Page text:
The probability that a chronic carrier would develop chronic hepatitis was 90%.
The probability that chronic hepatitis would develop into persistent hepatitis was 80%.
The probability that the chronic hepatitis would be active was 20%.
The probability that the active chronic hepatitis would develop into cirrhosis or PHC was 12.5%.
The efficacy of the vaccine was 95%.
The coverage for the hepatitis B vaccination was 52%.
The vaccine wastage for hepatitis B vaccination as part of the EPI was 10%.
Measure of benefits used in the economic analysis The measure of effectiveness used was the disabilityadjusted lifeyears (DALYs) gained. The DALY was the sum of years of life lost and years lived with disability, adjusted for the severity of disability. The number of DALYs gained was discounted at an annual rate of 3% (as well as 0%).
Direct costs The costs and the quantities were not reported separately. The direct costs covered paediatric vaccines, administration and treatment. The treatment costs in India were derived from a household survey conducted by the National Council of Applied Economic Research (199394) and a ruralurban population ratio of 73:27. The volume of services required for treating hepatitis B sequelae were obtained from a published study, owing to the paucity of Indian data. Discounting was relevant, as the costs were accrued over the lifetime of the child, and was appropriately performed at a rate of 3% per annum. The price year was 1993.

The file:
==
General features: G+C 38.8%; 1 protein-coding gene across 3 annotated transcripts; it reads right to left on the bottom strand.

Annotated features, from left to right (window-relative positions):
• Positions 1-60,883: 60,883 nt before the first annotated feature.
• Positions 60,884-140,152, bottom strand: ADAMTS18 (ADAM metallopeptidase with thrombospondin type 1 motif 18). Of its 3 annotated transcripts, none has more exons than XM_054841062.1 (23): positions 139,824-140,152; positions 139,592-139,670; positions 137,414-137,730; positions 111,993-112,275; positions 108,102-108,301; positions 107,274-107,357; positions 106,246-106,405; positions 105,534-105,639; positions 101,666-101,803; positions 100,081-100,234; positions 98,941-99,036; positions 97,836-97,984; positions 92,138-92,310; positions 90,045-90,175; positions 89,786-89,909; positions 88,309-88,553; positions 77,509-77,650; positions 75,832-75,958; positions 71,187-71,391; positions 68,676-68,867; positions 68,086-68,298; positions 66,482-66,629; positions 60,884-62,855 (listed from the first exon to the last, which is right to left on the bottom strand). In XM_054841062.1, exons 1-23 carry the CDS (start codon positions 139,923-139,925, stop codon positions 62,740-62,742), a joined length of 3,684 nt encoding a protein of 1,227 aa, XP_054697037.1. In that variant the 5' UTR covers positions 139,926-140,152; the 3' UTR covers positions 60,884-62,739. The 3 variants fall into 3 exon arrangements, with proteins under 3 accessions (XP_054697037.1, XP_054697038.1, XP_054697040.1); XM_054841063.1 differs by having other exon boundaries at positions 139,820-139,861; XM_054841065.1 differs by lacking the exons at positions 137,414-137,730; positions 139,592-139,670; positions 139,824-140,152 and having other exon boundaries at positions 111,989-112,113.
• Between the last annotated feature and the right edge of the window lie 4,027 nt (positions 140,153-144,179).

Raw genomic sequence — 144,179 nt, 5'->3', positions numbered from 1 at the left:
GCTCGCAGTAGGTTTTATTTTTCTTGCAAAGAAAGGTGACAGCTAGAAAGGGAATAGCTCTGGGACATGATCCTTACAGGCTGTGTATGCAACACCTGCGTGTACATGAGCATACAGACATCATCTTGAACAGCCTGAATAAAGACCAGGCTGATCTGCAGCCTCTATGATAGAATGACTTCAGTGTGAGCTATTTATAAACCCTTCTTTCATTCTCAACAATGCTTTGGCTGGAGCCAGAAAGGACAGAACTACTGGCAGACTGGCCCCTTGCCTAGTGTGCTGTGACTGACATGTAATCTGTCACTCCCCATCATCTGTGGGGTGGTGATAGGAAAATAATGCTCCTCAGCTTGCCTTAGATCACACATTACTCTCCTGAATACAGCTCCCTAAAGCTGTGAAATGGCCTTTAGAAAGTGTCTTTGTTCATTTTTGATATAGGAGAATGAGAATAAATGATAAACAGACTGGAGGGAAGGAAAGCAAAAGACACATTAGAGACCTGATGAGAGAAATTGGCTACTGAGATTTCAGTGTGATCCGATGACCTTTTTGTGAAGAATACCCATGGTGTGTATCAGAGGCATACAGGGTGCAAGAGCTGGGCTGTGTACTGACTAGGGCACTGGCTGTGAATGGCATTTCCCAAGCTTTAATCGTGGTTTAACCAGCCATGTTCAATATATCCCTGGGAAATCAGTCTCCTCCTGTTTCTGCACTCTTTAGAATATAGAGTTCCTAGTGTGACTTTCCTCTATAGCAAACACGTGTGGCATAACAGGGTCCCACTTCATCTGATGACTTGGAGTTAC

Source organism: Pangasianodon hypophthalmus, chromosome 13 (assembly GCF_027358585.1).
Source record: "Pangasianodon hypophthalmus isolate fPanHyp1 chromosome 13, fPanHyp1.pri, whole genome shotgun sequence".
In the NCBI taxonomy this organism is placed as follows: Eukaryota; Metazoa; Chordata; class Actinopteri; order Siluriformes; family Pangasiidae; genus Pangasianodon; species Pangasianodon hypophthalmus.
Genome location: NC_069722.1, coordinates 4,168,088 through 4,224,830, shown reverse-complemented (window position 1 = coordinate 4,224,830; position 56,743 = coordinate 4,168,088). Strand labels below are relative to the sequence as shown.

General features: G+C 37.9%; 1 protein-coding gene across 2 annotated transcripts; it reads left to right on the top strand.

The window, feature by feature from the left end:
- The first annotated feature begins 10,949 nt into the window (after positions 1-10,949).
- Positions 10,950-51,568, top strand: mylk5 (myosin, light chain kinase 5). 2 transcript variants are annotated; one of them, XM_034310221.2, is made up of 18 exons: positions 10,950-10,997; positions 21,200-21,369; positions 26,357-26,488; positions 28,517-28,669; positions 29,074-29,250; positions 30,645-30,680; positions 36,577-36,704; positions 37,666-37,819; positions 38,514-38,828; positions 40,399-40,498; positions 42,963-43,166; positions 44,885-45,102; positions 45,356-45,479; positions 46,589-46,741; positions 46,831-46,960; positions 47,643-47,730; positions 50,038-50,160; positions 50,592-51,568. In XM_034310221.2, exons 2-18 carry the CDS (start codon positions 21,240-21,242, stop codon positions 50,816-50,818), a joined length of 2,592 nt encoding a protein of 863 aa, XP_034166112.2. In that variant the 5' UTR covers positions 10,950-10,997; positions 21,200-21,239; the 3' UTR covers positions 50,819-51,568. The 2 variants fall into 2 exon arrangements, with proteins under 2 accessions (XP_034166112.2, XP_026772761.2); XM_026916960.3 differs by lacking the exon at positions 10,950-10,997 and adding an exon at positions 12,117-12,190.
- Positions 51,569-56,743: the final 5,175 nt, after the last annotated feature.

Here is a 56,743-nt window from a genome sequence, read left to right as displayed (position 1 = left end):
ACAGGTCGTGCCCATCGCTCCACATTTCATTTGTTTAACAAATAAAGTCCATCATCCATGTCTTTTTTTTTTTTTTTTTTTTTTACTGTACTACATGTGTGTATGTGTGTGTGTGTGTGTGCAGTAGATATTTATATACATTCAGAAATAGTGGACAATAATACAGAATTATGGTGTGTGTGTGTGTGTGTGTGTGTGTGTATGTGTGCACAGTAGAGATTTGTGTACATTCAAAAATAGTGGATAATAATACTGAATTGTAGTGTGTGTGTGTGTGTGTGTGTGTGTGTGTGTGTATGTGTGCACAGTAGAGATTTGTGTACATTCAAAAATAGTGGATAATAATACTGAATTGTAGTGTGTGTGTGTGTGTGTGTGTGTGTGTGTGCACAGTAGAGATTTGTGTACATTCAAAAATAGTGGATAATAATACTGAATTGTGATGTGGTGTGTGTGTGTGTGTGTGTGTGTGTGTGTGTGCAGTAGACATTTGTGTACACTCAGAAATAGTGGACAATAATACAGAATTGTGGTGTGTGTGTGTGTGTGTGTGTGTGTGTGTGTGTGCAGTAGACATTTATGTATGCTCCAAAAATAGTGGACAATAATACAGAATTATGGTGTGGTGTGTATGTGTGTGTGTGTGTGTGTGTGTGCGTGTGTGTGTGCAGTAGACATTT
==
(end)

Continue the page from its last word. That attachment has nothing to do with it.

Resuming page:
Statistical analysis of costs No statistical analysis of the costs was performed.
Indirect Costs The indirect costs were not included in the analysis.
Currency US dollars ($). The costs were calculated in 1993 rupees, which were then converted into 1993 US dollars using the international exchange rate for the rupee for 1993.
Sensitivity analysis The author performed exhaustive sensitivity analyses (i.e. sensitivity, uncertainty and scenario analyses).
In the sensitivity analysis, the discount rate was varied from 3 to 0% for effects. The uncertainty around some of the parameters was examined using Latin hypercube sampling to determine the stability of the results. The input variables in the model were the cost per inpatient and outpatient episode per case, the HBsAg carrier rate in antenatal women, HBeAg positivity in HBsAg carriers, the cost of one dose vaccine, vaccination coverage, vaccine wastage, and vaccine efficacy. The stochastic variables were represented either by uniform or by triangular distributions.